Post Concussive Syndrome

With the increasing intensity of our sporting events and activities, as both adults and youth, we are seeing much greater frequency of head injuries.

These injuries have a typical anticipated sequela of symptoms that will follow and can be painfully life altering if left untreated.

Here is a short list of things to look for with a head injury:

PHYSICAL SYMPTOMS: headache, fatigue, nausea, light or noise sensitivity, balance problems, numbness/tingling, dizziness, changes in vision, ringing in ears, sleep issues.

EMOTIONAL SYMPTOMS: irritability, sadness, enhanced emotions, nervousness, anxiety, personality changes.

LONG TERM SYMPTOMS: difficulty concentrating or remembering, mental fog, slow mental and physical responses, confused or forgotten recent information, vision issues.

It is imperative to seek help as soon as you experience a head injury. DO NOT WAIT. The inflammatory process that begins after a head injury will last for roughly 6 weeks after the first event. Sadly many folks fail to care for themselves during this period of time and may continue the offending activity.

If you experience a second blow to the brain within the healing period (roughly 6 weeks) after the first incident then you may prolong the inflammatory process by up to 6 months. If you experience a 3rd blow to the head within this period of time it is now understood that in some cases the inflammatory process known as Glial Cell activation my remain perpetually.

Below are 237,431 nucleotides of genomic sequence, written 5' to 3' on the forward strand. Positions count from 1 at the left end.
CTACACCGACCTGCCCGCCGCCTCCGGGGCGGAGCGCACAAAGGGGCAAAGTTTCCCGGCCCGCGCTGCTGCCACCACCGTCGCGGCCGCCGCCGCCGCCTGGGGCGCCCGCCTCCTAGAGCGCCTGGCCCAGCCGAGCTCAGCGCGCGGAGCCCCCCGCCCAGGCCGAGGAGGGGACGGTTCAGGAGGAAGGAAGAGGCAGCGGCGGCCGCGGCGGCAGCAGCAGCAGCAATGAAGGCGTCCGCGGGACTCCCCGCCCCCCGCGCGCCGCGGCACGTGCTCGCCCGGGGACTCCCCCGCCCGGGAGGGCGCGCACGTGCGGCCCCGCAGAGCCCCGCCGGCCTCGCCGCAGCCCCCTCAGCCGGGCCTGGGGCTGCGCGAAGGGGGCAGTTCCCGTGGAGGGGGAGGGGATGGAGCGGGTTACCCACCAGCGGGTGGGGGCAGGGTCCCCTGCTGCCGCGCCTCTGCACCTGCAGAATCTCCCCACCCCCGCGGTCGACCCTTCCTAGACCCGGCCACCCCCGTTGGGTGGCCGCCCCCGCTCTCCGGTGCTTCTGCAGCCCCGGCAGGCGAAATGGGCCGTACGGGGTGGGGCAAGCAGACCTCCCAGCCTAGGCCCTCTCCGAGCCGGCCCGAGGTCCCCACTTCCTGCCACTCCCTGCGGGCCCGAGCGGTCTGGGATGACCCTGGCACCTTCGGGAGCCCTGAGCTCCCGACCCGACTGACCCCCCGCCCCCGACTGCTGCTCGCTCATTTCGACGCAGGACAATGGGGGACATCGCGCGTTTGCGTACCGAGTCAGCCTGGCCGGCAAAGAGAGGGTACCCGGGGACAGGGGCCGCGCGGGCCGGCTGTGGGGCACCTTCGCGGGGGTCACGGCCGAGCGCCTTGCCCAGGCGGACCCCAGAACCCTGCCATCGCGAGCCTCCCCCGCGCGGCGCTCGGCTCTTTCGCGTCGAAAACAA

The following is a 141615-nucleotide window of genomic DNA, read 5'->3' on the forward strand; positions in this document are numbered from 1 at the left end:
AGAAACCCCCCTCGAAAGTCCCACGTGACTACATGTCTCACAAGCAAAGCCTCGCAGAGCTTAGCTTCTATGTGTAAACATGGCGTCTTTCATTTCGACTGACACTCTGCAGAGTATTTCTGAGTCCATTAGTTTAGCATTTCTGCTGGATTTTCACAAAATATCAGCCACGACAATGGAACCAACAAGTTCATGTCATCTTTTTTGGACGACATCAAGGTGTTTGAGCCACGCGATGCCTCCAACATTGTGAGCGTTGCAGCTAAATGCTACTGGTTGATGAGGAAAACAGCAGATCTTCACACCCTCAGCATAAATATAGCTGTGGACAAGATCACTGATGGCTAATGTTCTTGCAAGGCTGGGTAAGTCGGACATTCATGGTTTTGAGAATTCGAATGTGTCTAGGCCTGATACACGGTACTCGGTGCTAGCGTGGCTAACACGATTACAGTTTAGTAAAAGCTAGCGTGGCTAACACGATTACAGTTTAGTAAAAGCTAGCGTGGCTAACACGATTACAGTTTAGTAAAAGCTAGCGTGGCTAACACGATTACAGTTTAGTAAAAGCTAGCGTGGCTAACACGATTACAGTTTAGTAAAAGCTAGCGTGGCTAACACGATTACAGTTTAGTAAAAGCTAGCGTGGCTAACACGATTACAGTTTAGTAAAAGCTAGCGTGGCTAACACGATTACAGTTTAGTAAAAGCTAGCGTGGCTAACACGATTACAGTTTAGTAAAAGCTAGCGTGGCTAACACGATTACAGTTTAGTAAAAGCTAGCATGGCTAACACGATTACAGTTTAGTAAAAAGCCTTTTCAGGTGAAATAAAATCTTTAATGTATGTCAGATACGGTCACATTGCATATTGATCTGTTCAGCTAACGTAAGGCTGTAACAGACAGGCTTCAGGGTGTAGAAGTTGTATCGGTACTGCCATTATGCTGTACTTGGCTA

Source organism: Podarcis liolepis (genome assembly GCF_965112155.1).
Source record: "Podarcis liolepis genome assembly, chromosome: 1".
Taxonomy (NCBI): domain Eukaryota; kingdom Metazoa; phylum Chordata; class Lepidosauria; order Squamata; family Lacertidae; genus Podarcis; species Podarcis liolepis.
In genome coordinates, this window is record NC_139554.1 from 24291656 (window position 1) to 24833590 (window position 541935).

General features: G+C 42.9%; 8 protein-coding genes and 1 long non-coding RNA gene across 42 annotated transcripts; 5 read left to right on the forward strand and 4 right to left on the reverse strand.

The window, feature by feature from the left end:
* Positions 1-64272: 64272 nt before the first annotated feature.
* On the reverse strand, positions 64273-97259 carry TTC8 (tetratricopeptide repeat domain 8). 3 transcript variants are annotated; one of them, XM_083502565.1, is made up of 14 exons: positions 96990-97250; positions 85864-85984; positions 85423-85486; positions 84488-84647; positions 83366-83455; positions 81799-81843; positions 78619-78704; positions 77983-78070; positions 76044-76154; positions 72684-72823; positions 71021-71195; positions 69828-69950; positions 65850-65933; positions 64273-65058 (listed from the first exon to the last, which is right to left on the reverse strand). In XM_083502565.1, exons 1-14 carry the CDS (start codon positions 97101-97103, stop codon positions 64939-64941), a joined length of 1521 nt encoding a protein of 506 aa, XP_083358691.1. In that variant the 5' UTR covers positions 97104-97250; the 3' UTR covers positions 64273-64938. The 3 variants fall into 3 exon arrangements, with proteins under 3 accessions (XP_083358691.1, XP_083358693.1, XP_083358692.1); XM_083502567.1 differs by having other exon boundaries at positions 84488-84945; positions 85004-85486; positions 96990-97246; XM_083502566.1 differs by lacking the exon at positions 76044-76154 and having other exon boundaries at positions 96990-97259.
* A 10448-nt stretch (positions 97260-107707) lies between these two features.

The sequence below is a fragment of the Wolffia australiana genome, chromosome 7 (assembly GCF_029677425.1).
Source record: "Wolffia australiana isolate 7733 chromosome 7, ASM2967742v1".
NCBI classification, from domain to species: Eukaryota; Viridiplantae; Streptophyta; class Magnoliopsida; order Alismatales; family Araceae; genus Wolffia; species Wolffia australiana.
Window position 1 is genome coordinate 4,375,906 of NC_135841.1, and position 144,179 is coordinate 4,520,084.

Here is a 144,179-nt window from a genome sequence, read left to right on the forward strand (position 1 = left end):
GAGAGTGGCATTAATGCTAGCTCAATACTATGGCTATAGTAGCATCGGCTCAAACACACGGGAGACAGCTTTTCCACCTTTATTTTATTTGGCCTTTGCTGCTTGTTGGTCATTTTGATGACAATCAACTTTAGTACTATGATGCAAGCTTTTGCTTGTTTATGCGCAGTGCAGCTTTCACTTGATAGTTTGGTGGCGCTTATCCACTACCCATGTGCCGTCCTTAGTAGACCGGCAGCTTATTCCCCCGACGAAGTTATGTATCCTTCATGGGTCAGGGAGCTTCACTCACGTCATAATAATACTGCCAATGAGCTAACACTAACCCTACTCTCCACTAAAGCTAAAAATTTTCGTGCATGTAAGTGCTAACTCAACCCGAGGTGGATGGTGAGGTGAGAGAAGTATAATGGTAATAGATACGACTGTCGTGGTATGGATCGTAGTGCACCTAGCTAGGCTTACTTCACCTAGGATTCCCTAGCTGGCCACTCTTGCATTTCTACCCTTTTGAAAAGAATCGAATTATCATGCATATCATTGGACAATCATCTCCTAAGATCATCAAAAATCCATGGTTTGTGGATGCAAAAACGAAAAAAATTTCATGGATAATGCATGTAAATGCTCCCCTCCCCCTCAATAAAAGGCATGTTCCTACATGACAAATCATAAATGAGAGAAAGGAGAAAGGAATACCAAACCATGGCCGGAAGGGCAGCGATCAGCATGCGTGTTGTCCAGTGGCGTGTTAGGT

This is what has become known as CTE or Chronic Traumatic Encephalopathy. This has been made well known by movies like “Concussion” as well as the vast amount of information and stories that have come out of the NFL and the horrible latent effects of CTE that many of the retired players are now experiencing.

In our office we address Concussion, TBI, and CTE from a Functional Medicine / Functional Neurology model.

The first step is to provide the tools necessary to arrest the inflammatory process affecting the brain. This may include labs to determine metabolic and genetic factors that may predispose a patient to inflammation and require support to mitigate the process.

Next we asses the brain and its function with a detailed neurological exam combined with QEEG (Quantitative Electro Encephalography) and LORETA (Low Resolution Electroencephalographic Tomography).

Finally we implement the plan. This will always be unique to the patient and their specific situation and needs but it will include continued neuro-metabolic support to get inflammation as low as possible while supporting neural repair pathways. Then neurologically to retrain the brain and facilitate new neural pathways to replace those that have been damaged and stimulate those that may be dormant to a greater state of function.

The potential for the human brain to repair is amazing and in my opinion only limited by our willingness to create the environment where repair can occur and then doing the work!

This I must say, after over 20 years in practice, is one of the most fulfilling aspects of my work. I love seeing brain injured patients regain parts of their lives that they and their loved ones thought were gone forever.